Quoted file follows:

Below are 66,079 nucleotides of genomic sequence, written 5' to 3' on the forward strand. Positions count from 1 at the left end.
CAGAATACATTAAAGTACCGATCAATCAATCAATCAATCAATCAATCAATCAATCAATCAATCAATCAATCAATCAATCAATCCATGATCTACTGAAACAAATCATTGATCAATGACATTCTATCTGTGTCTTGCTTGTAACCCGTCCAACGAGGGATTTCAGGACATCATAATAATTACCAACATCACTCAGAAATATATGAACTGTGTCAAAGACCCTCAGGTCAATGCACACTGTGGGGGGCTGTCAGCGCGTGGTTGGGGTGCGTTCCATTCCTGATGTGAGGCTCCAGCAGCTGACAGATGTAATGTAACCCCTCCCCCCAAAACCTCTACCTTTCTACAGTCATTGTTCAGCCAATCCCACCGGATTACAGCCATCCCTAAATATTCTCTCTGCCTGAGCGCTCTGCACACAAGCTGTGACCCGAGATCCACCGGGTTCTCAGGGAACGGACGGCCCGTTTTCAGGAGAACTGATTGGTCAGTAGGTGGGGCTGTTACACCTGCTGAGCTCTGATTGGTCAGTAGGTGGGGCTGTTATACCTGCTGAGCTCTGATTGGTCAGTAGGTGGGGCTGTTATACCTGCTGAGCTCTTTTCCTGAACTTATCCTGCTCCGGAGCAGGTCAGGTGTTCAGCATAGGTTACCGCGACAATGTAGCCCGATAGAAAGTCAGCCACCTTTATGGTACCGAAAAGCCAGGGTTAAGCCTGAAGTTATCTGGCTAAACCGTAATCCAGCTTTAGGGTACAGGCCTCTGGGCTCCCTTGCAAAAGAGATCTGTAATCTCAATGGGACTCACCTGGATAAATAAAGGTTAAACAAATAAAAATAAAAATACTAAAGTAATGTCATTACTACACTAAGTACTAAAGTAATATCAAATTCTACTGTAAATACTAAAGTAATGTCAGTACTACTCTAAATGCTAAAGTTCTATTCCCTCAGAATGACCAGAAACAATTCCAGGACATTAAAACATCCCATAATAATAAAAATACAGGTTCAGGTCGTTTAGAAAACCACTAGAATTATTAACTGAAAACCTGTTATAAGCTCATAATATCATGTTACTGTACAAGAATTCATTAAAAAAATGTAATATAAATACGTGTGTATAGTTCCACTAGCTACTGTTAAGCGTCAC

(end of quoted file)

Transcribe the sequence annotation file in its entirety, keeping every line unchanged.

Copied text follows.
Below are 66,079 nucleotides of genomic sequence, written 5' to 3' on the forward strand. Positions count from 1 at the left end.
CAGAATACATTAAAGTACCGATCAATCAATCAATCAATCAATCAATCAATCAATCAATCAATCAATCAATCAATCAATCAATCCATGATCTACTGAAACAAATCATTGATCAATGACATTCTATCTGTGTCTTGCTTGTAACCCGTCCAACGAGGGATTTCAGGACATCATAATAATTACCAACATCACTCAGAAATATATGAACTGTGTCAAAGACCCTCAGGTCAATGCACACTGTGGGGGGCTGTCAGCGCGTGGTTGGGGTGCGTTCCATTCCTGATGTGAGGCTCCAGCAGCTGACAGATGTAATGTAACCCCTCCCCCCAAAACCTCTACCTTTCTACAGTCATTGTTCAGCCAATCCCACCGGATTACAGCCATCCCTAAATATTCTCTCTGCCTGAGCGCTCTGCACACAAGCTGTGACCCGAGATCCACCGGGTTCTCAGGGAACGGACGGCCCGTTTTCAGGAGAACTGATTGGTCAGTAGGTGGGGCTGTTACACCTGCTGAGCTCTGATTGGTCAGTAGGTGGGGCTGTTATACCTGCTGAGCTCTGATTGGTCAGTAGGTGGGGCTGTTATACCTGCTGAGCTCTTTTCCTGAACTTATCCTGCTCCGGAGCAGGTCAGGTGTTCAGCATAGGTTACCGCGACAATGTAGCCCGATAGAAAGTCAGCCACCTTTATGGTACCGAAAAGCCAGGGTTAAGCCTGAAGTTATCTGGCTAAACCGTAATCCAGCTTTAGGGTACAGGCCTCTGGGCTCCCTTGCAAAAGAGATCTGTAATCTCAATGGGACTCACCTGGATAAATAAAGGTTAAACAAATAAAAATAAAAATACTAAAGTAATGTCATTACTACACTAAGTACTAAAGTAATATCAAATTCTACTGTAAATACTAAAGTAATGTCAGTACTACTCTAAATGCTAAAGTTCTATTCCCTCAGAATGACCAGAAACAATTCCAGGACATTAAAACATCCCATAATAATAAAAATACAGGTTCAGGTCGTTTAGAAAACCACTAGAATTATTAACTGAAAACCTGTTATAAGCTCATAATATCATGTTACTGTACAAGAATTCATTAAAAAAATGTAATATAAATACGTGTGTATAGTTCCACTAGCTACTGTTAAGCGTCAC